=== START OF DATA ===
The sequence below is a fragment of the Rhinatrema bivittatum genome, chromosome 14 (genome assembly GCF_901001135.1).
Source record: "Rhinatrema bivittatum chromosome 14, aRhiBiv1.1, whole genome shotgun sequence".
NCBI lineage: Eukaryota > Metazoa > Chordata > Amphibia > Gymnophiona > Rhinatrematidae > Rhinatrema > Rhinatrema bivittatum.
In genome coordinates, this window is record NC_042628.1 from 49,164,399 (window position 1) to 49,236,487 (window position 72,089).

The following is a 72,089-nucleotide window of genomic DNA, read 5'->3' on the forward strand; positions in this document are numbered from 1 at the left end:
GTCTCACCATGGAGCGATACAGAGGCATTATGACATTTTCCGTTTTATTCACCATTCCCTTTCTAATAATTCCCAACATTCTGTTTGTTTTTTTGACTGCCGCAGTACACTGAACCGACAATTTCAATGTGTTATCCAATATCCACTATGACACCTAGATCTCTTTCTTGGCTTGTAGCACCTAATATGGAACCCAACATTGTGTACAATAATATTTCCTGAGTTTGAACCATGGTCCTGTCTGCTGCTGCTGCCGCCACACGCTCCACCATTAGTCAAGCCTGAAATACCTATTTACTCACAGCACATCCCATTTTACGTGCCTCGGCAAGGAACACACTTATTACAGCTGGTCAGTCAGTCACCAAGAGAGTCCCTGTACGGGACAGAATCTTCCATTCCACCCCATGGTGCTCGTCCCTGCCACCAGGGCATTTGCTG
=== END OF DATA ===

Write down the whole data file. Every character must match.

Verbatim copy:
The sequence below is a fragment of the Rhinatrema bivittatum genome, chromosome 14 (genome assembly GCF_901001135.1).
Source record: "Rhinatrema bivittatum chromosome 14, aRhiBiv1.1, whole genome shotgun sequence".
NCBI lineage: Eukaryota > Metazoa > Chordata > Amphibia > Gymnophiona > Rhinatrematidae > Rhinatrema > Rhinatrema bivittatum.
In genome coordinates, this window is record NC_042628.1 from 49,164,399 (window position 1) to 49,236,487 (window position 72,089).

The following is a 72,089-nucleotide window of genomic DNA, read 5'->3' on the forward strand; positions in this document are numbered from 1 at the left end:
GTCTCACCATGGAGCGATACAGAGGCATTATGACATTTTCCGTTTTATTCACCATTCCCTTTCTAATAATTCCCAACATTCTGTTTGTTTTTTTGACTGCCGCAGTACACTGAACCGACAATTTCAATGTGTTATCCAATATCCACTATGACACCTAGATCTCTTTCTTGGCTTGTAGCACCTAATATGGAACCCAACATTGTGTACAATAATATTTCCTGAGTTTGAACCATGGTCCTGTCTGCTGCTGCTGCCGCCACACGCTCCACCATTAGTCAAGCCTGAAATACCTATTTACTCACAGCACATCCCATTTTACGTGCCTCGGCAAGGAACACACTTATTACAGCTGGTCAGTCAGTCACCAAGAGAGTCCCTGTACGGGACAGAATCTTCCATTCCACCCCATGGTGCTCGTCCCTGCCACCAGGGCATTTGCTG